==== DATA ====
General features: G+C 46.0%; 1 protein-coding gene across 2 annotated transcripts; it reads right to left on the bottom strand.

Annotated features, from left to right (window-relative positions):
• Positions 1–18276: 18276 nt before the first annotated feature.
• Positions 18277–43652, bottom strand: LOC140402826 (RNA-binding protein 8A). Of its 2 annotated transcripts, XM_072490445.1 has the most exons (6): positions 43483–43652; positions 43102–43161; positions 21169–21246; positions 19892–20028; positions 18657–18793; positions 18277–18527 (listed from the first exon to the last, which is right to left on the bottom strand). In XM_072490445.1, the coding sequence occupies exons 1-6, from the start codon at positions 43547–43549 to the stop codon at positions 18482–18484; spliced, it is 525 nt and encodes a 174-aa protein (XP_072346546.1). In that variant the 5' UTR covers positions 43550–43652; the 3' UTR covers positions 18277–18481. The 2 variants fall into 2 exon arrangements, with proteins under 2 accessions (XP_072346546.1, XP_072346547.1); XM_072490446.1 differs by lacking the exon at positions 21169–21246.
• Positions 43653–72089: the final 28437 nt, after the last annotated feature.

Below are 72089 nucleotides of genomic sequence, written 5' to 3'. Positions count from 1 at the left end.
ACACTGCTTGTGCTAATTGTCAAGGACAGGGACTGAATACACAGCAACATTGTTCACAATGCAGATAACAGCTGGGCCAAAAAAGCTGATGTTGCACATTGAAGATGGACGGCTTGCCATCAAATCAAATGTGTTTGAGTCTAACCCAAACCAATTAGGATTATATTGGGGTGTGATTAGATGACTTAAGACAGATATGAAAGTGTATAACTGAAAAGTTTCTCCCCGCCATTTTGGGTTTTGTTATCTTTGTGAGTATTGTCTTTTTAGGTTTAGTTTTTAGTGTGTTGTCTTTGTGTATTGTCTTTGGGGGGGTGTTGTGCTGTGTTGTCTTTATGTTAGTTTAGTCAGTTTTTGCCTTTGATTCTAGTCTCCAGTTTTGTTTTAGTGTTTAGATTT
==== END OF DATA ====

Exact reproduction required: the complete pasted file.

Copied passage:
General features: G+C 46.0%; 1 protein-coding gene across 2 annotated transcripts; it reads right to left on the bottom strand.

Annotated features, from left to right (window-relative positions):
• Positions 1–18276: 18276 nt before the first annotated feature.
• Positions 18277–43652, bottom strand: LOC140402826 (RNA-binding protein 8A). Of its 2 annotated transcripts, XM_072490445.1 has the most exons (6): positions 43483–43652; positions 43102–43161; positions 21169–21246; positions 19892–20028; positions 18657–18793; positions 18277–18527 (listed from the first exon to the last, which is right to left on the bottom strand). In XM_072490445.1, the coding sequence occupies exons 1-6, from the start codon at positions 43547–43549 to the stop codon at positions 18482–18484; spliced, it is 525 nt and encodes a 174-aa protein (XP_072346546.1). In that variant the 5' UTR covers positions 43550–43652; the 3' UTR covers positions 18277–18481. The 2 variants fall into 2 exon arrangements, with proteins under 2 accessions (XP_072346546.1, XP_072346547.1); XM_072490446.1 differs by lacking the exon at positions 21169–21246.
• Positions 43653–72089: the final 28437 nt, after the last annotated feature.

Below are 72089 nucleotides of genomic sequence, written 5' to 3'. Positions count from 1 at the left end.
ACACTGCTTGTGCTAATTGTCAAGGACAGGGACTGAATACACAGCAACATTGTTCACAATGCAGATAACAGCTGGGCCAAAAAAGCTGATGTTGCACATTGAAGATGGACGGCTTGCCATCAAATCAAATGTGTTTGAGTCTAACCCAAACCAATTAGGATTATATTGGGGTGTGATTAGATGACTTAAGACAGATATGAAAGTGTATAACTGAAAAGTTTCTCCCCGCCATTTTGGGTTTTGTTATCTTTGTGAGTATTGTCTTTTTAGGTTTAGTTTTTAGTGTGTTGTCTTTGTGTATTGTCTTTGGGGGGGTGTTGTGCTGTGTTGTCTTTATGTTAGTTTAGTCAGTTTTTGCCTTTGATTCTAGTCTCCAGTTTTGTTTTAGTGTTTAGATTT